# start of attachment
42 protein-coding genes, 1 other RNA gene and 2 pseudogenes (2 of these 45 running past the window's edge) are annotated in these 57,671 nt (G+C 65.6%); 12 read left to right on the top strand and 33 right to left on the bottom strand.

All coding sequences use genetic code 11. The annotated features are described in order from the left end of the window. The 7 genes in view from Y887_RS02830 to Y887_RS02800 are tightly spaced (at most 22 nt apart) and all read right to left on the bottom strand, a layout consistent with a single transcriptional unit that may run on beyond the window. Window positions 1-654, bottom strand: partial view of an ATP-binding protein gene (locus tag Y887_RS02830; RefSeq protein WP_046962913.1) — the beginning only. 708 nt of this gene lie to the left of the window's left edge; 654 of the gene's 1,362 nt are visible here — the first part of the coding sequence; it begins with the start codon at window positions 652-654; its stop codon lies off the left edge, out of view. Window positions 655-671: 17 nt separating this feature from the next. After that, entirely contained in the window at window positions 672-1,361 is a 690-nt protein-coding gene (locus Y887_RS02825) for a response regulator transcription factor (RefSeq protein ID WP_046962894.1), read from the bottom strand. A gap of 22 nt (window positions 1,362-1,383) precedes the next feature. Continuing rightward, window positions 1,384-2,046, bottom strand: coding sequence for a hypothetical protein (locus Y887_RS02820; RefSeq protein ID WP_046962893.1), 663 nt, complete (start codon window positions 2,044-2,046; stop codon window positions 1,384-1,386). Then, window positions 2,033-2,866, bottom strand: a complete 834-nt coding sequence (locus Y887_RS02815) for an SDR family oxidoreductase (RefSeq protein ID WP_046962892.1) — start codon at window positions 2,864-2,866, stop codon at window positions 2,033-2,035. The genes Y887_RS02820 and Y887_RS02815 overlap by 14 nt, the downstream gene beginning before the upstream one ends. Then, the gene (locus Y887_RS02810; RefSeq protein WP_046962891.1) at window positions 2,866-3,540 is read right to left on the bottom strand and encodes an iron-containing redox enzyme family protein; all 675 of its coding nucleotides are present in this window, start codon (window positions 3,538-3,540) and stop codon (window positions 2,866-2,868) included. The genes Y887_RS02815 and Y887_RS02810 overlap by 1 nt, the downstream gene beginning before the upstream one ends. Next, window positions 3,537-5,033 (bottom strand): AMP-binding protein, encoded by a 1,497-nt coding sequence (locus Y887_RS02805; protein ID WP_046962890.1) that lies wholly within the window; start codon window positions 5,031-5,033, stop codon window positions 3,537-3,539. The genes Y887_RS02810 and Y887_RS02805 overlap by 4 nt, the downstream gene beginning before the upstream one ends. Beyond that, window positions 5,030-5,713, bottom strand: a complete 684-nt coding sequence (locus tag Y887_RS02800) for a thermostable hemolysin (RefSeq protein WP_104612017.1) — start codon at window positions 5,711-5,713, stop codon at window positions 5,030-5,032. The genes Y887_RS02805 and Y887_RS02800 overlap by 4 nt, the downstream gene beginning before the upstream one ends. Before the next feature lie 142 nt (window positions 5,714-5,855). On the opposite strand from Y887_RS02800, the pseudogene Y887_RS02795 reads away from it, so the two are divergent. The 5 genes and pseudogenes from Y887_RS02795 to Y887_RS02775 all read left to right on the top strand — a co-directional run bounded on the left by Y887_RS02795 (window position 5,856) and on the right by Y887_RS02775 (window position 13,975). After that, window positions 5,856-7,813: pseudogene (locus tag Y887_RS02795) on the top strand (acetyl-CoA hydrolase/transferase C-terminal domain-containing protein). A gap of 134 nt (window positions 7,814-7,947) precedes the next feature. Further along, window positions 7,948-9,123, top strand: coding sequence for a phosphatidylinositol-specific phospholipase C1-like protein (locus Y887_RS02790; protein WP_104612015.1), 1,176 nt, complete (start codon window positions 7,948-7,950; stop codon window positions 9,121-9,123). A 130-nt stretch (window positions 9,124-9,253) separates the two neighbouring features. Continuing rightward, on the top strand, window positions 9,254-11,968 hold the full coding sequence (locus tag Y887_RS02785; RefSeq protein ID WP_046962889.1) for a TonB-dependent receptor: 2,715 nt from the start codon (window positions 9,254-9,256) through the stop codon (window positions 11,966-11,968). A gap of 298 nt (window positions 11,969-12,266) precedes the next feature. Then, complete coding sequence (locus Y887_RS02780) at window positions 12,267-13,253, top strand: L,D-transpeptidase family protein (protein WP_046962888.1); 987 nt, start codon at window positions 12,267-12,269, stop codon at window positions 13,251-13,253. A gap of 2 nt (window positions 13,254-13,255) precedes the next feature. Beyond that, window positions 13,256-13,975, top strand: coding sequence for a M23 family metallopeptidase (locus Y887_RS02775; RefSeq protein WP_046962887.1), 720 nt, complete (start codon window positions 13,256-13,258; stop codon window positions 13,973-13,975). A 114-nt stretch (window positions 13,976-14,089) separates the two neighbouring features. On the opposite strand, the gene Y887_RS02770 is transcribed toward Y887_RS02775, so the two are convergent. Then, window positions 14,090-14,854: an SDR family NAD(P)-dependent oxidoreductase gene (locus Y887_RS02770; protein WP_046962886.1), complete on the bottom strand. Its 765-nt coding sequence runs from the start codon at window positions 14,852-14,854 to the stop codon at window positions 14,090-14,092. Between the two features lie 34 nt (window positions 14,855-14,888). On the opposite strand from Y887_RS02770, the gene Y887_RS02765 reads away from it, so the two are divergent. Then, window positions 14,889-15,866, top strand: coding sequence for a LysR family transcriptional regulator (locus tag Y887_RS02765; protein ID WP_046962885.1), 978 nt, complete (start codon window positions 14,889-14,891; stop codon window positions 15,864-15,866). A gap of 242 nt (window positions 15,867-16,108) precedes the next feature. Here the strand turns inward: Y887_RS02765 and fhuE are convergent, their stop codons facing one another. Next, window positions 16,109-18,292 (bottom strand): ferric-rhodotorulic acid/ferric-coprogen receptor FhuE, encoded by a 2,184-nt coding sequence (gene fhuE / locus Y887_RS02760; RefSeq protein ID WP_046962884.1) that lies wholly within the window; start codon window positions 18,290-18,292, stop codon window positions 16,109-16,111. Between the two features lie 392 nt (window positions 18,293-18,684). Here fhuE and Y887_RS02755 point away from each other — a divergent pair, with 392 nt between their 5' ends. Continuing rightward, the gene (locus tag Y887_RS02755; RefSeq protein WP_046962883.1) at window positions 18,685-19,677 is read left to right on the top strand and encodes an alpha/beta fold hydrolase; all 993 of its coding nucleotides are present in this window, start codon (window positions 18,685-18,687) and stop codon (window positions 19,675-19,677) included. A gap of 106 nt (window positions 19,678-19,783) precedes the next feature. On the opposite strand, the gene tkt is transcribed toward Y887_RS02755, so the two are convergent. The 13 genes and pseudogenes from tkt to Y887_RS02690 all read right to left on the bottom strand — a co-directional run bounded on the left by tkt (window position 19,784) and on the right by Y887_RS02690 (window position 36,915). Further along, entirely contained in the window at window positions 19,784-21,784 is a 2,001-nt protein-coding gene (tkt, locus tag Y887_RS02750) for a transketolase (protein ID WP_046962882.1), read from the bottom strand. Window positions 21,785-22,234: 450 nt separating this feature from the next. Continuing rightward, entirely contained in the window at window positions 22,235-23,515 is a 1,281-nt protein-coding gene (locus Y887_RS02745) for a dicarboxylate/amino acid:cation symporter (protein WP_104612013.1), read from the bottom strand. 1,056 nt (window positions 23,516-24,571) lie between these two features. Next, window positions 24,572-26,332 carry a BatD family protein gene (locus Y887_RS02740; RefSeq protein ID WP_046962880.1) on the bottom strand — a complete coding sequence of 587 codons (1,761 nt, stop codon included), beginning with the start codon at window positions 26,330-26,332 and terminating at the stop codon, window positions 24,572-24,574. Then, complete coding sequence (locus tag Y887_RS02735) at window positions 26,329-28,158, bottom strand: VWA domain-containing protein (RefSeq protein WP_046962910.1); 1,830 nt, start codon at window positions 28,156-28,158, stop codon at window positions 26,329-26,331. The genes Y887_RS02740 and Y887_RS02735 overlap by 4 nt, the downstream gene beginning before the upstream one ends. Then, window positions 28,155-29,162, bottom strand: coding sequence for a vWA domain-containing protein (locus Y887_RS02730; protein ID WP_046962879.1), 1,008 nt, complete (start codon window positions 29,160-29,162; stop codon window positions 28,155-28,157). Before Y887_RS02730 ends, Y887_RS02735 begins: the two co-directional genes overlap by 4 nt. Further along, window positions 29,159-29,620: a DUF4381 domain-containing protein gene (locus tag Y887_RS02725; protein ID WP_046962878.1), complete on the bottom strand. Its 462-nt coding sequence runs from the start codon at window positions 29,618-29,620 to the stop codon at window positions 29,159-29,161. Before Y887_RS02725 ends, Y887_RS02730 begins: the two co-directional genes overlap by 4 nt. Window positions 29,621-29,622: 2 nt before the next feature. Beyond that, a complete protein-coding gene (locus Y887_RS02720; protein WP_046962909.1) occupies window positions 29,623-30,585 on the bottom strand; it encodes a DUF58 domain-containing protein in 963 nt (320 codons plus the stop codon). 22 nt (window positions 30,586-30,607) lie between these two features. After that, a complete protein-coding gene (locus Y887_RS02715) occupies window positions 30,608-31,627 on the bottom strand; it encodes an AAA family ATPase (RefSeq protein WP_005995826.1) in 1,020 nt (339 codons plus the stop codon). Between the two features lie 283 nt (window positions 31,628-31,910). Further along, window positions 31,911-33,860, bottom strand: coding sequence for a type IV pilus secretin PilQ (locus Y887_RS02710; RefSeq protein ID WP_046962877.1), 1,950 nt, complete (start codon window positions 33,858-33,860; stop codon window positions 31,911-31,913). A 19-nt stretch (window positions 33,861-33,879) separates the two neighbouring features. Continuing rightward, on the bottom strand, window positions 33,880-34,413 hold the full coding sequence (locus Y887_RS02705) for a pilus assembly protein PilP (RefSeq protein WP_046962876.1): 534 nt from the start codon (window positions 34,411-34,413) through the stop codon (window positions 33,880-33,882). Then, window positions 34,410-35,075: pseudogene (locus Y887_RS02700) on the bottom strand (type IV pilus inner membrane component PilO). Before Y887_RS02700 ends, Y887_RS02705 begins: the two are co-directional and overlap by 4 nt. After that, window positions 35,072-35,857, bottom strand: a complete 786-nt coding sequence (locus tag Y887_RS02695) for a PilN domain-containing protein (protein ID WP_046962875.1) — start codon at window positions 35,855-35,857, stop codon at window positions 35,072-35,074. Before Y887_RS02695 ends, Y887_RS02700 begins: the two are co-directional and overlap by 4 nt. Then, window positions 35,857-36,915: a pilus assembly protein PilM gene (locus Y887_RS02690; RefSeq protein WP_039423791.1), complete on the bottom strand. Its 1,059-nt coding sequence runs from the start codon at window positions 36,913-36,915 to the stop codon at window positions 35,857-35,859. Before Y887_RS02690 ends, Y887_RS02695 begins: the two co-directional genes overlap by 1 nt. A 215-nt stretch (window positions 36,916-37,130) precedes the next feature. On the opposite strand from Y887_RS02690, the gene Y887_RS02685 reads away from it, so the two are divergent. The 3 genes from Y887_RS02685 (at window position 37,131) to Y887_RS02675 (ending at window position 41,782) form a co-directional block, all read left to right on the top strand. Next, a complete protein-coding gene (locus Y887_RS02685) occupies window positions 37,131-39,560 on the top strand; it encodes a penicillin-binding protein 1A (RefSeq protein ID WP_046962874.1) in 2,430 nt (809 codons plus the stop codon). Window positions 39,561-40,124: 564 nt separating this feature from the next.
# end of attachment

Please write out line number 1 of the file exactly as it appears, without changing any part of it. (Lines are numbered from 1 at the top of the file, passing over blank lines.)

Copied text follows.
42 protein-coding genes, 1 other RNA gene and 2 pseudogenes (2 of these 45 running past the window's edge) are annotated in these 57,671 nt (G+C 65.6%); 12 read left to right on the top strand and 33 right to left on the bottom strand.